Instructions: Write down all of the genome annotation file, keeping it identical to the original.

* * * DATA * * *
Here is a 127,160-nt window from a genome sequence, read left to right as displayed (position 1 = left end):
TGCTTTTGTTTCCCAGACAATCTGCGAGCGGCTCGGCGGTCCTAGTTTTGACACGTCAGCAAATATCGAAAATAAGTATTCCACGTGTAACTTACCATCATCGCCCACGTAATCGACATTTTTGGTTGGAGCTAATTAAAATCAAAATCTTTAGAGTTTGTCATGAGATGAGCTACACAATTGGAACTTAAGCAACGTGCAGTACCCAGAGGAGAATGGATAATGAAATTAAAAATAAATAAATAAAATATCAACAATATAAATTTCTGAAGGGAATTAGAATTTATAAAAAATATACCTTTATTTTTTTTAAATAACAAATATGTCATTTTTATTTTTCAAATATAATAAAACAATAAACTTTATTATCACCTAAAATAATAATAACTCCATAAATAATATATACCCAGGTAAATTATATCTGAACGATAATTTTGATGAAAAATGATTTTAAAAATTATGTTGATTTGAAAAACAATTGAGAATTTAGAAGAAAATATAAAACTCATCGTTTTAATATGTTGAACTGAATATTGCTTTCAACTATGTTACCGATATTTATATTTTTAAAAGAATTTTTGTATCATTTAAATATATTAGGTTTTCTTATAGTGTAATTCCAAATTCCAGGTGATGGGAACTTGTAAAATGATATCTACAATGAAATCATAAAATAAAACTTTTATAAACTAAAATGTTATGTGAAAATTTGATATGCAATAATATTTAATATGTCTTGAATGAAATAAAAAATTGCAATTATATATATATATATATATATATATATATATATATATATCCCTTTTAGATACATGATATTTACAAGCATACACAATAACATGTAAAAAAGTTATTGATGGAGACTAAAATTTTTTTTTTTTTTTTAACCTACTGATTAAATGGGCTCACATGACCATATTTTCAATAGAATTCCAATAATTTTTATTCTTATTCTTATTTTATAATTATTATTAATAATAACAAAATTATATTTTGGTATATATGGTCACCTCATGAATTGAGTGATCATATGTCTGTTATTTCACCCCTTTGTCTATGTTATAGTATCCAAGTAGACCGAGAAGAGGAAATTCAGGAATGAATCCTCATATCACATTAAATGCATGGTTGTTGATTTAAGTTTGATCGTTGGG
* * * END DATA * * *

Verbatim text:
Here is a 127,160-nt window from a genome sequence, read left to right as displayed (position 1 = left end):
TGCTTTTGTTTCCCAGACAATCTGCGAGCGGCTCGGCGGTCCTAGTTTTGACACGTCAGCAAATATCGAAAATAAGTATTCCACGTGTAACTTACCATCATCGCCCACGTAATCGACATTTTTGGTTGGAGCTAATTAAAATCAAAATCTTTAGAGTTTGTCATGAGATGAGCTACACAATTGGAACTTAAGCAACGTGCAGTACCCAGAGGAGAATGGATAATGAAATTAAAAATAAATAAATAAAATATCAACAATATAAATTTCTGAAGGGAATTAGAATTTATAAAAAATATACCTTTATTTTTTTTAAATAACAAATATGTCATTTTTATTTTTCAAATATAATAAAACAATAAACTTTATTATCACCTAAAATAATAATAACTCCATAAATAATATATACCCAGGTAAATTATATCTGAACGATAATTTTGATGAAAAATGATTTTAAAAATTATGTTGATTTGAAAAACAATTGAGAATTTAGAAGAAAATATAAAACTCATCGTTTTAATATGTTGAACTGAATATTGCTTTCAACTATGTTACCGATATTTATATTTTTAAAAGAATTTTTGTATCATTTAAATATATTAGGTTTTCTTATAGTGTAATTCCAAATTCCAGGTGATGGGAACTTGTAAAATGATATCTACAATGAAATCATAAAATAAAACTTTTATAAACTAAAATGTTATGTGAAAATTTGATATGCAATAATATTTAATATGTCTTGAATGAAATAAAAAATTGCAATTATATATATATATATATATATATATATATATATATATATCCCTTTTAGATACATGATATTTACAAGCATACACAATAACATGTAAAAAAGTTATTGATGGAGACTAAAATTTTTTTTTTTTTTTTAACCTACTGATTAAATGGGCTCACATGACCATATTTTCAATAGAATTCCAATAATTTTTATTCTTATTCTTATTTTATAATTATTATTAATAATAACAAAATTATATTTTGGTATATATGGTCACCTCATGAATTGAGTGATCATATGTCTGTTATTTCACCCCTTTGTCTATGTTATAGTATCCAAGTAGACCGAGAAGAGGAAATTCAGGAATGAATCCTCATATCACATTAAATGCATGGTTGTTGATTTAAGTTTGATCGTTGGG